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Mixed MessagesCultural and Genetic Inheritance in the Constitution of Human Society$
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Robert A. Paul

Print publication date: 2015

Print ISBN-13: 9780226240725

Published to Chicago Scholarship Online: January 2016

DOI: 10.7208/chicago/9780226241050.001.0001

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PRINTED FROM CHICAGO SCHOLARSHIP ONLINE (www.chicago.universitypressscholarship.com). (c) Copyright University of Chicago Press, 2020. All Rights Reserved. An individual user may print out a PDF of a single chapter of a monograph in CHSO for personal use.date: 30 May 2020

Conclusion: The Giant Yams of Pohnpei

Conclusion: The Giant Yams of Pohnpei

Chapter:
(p.283) Conclusion: The Giant Yams of Pohnpei
Source:
Mixed Messages
Author(s):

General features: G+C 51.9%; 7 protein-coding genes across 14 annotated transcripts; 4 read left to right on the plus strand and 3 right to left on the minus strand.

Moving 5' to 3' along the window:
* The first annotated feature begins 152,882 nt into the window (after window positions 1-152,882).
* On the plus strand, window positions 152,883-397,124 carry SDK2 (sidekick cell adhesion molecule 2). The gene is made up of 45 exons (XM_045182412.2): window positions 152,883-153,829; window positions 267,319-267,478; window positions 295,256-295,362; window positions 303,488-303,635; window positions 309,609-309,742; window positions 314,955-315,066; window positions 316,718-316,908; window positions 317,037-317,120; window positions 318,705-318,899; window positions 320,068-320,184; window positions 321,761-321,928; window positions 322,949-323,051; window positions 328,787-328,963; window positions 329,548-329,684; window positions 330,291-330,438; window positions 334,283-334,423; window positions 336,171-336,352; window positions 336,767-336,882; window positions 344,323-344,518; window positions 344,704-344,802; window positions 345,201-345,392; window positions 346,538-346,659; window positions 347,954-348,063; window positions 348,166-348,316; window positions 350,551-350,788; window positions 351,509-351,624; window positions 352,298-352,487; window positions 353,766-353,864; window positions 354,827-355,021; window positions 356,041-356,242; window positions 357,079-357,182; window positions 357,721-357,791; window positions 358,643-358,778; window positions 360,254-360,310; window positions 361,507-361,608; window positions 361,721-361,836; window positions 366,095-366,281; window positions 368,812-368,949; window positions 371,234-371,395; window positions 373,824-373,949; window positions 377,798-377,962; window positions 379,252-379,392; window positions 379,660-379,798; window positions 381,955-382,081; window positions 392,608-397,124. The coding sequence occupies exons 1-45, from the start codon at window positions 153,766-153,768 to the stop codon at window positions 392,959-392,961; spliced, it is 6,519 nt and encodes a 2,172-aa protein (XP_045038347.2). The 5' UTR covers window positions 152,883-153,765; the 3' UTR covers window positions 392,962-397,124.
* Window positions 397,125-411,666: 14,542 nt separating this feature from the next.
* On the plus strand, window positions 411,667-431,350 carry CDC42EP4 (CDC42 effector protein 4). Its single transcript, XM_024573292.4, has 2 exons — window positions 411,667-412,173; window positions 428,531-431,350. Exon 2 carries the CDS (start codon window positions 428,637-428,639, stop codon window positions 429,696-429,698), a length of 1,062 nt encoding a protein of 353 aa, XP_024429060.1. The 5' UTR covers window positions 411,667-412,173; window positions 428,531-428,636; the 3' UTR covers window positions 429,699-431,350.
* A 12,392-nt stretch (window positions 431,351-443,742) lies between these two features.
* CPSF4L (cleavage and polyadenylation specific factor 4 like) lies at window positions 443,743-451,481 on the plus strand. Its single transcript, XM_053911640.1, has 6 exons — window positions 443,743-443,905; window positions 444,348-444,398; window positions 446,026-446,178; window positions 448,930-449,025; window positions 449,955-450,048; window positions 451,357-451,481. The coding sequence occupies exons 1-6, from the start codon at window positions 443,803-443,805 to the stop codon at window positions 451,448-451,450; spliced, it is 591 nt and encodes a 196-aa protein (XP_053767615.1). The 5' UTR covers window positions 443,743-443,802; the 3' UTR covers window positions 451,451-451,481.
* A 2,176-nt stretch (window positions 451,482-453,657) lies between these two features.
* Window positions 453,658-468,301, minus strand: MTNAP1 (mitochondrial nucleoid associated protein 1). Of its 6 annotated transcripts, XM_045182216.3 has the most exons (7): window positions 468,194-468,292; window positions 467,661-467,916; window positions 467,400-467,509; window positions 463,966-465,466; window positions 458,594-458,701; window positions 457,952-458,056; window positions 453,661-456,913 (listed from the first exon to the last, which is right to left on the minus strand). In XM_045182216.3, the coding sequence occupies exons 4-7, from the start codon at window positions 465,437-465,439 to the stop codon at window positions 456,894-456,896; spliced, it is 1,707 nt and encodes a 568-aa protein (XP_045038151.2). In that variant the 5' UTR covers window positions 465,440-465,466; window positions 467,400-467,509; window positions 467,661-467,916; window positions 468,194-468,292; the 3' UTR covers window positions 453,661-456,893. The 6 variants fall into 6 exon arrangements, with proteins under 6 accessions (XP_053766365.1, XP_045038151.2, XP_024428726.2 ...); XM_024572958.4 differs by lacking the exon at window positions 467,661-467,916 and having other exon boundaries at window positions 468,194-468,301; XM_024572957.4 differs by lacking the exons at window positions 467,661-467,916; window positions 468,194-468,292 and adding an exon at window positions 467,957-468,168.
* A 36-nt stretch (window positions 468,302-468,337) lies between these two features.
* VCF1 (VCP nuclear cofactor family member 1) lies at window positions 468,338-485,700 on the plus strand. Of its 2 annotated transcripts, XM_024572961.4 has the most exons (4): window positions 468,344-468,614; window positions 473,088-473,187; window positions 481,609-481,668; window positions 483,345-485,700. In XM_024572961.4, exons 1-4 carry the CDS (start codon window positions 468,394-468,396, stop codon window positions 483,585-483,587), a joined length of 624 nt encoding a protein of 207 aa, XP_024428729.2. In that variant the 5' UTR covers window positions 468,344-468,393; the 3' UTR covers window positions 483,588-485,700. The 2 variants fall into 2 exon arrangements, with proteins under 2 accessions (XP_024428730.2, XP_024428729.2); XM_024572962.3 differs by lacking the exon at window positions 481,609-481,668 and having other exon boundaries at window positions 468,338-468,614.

Robert A. Paul

Publisher:
University of Chicago Press
DOI:10.7208/chicago/9780226241050.003.0011

Boyd and Richerson suggest that the practice of growing giant yams on the island of Pohnpei is an example of a runaway process at the symbolic level, paralleling the runaway process in biological evolution that produces phenomena such as the peacock’s tail. Taking this as a test case, this chapter places the practice in the context of the complex social system of Pohnpei, and argues that the yams are part of a symbolic system that redirects competition from selfish to prosocial ends by means of the important system of prestige, won in the public arena in which display is all important. It is shown that the socio-cultural system of Pohnpei exhibits the various features predicted by the model of dual inheritance proposed in this book, and stresses the role played by cultural symbols in maintaining the wider tribal society proposed by Boyd and Richerson.

Keywords:   Pohnpei, Yams, runaway process, peacock’s tail, prestige, public arena, Boyd and Richerson, symbols

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